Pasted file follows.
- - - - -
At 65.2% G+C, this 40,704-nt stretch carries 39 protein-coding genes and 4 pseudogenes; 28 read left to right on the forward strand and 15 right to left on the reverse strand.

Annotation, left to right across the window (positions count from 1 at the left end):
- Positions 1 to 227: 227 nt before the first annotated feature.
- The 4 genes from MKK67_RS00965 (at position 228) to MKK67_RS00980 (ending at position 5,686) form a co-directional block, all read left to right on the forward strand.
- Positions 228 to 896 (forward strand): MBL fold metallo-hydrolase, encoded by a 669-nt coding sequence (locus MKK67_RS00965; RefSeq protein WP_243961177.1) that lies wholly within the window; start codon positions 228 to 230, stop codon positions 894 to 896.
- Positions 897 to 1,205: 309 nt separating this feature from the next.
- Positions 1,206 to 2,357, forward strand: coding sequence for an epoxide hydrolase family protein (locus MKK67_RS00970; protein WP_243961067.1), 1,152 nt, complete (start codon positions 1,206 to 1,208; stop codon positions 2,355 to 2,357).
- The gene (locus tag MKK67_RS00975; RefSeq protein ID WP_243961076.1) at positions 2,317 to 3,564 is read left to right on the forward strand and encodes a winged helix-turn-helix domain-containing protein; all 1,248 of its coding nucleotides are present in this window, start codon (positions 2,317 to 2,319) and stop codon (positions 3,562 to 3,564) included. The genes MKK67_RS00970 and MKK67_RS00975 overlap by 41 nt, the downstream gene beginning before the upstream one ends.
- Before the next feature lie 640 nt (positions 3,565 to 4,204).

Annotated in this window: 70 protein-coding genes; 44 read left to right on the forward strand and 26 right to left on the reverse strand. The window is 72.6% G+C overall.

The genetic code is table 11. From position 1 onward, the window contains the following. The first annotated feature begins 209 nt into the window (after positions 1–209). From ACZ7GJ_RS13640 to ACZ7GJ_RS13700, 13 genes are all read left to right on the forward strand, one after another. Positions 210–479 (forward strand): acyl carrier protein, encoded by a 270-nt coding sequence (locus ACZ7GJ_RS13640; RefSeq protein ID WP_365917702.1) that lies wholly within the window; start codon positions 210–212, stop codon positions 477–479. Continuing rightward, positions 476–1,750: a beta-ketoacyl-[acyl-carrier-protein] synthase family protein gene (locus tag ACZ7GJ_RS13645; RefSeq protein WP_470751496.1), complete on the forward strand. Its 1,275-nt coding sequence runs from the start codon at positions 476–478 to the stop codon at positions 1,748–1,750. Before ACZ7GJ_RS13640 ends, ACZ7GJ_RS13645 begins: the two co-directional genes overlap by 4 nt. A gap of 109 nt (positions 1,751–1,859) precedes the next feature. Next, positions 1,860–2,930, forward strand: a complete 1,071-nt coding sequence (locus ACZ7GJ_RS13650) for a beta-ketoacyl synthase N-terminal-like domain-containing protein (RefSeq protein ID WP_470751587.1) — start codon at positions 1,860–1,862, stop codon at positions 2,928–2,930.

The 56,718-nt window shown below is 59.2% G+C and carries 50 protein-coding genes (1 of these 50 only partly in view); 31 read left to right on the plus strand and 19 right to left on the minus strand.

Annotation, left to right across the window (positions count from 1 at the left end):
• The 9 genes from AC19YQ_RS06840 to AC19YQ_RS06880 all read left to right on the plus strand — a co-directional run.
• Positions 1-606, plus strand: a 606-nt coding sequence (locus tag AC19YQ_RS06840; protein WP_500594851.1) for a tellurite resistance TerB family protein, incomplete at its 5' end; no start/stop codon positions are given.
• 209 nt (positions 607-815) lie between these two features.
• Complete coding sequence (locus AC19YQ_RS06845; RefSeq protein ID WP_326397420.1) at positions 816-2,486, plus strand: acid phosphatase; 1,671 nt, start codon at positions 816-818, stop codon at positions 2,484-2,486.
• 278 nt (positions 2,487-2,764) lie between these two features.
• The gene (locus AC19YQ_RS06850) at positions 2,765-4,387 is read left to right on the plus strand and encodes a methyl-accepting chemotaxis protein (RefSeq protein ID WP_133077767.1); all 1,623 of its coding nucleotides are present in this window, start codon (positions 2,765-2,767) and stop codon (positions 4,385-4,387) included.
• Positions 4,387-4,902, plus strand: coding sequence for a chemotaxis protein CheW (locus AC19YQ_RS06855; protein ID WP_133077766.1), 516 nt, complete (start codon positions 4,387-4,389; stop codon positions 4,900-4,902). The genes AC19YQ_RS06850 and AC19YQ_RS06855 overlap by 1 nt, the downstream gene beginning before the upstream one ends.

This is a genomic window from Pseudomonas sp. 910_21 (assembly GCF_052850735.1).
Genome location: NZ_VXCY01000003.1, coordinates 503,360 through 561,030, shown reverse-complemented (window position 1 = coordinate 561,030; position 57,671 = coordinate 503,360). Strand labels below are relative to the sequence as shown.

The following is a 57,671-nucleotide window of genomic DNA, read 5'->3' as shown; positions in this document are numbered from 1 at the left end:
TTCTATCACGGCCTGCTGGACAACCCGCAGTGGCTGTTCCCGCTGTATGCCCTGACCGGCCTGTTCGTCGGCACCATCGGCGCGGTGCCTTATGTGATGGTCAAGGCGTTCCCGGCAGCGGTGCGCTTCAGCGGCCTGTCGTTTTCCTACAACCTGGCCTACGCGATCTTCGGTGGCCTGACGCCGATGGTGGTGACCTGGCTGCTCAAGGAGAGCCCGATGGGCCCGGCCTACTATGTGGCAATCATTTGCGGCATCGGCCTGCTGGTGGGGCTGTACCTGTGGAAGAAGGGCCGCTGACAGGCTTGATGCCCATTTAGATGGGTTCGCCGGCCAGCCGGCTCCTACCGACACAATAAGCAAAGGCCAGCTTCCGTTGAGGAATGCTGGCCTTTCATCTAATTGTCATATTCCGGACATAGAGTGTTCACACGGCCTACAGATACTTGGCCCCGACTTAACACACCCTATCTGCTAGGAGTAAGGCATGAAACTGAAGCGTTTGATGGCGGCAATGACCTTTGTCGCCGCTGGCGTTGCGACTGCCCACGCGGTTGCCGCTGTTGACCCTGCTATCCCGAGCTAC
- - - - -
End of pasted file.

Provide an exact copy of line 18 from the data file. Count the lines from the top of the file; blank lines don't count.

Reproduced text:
• 278 nt (positions 2,487-2,764) lie between these two features.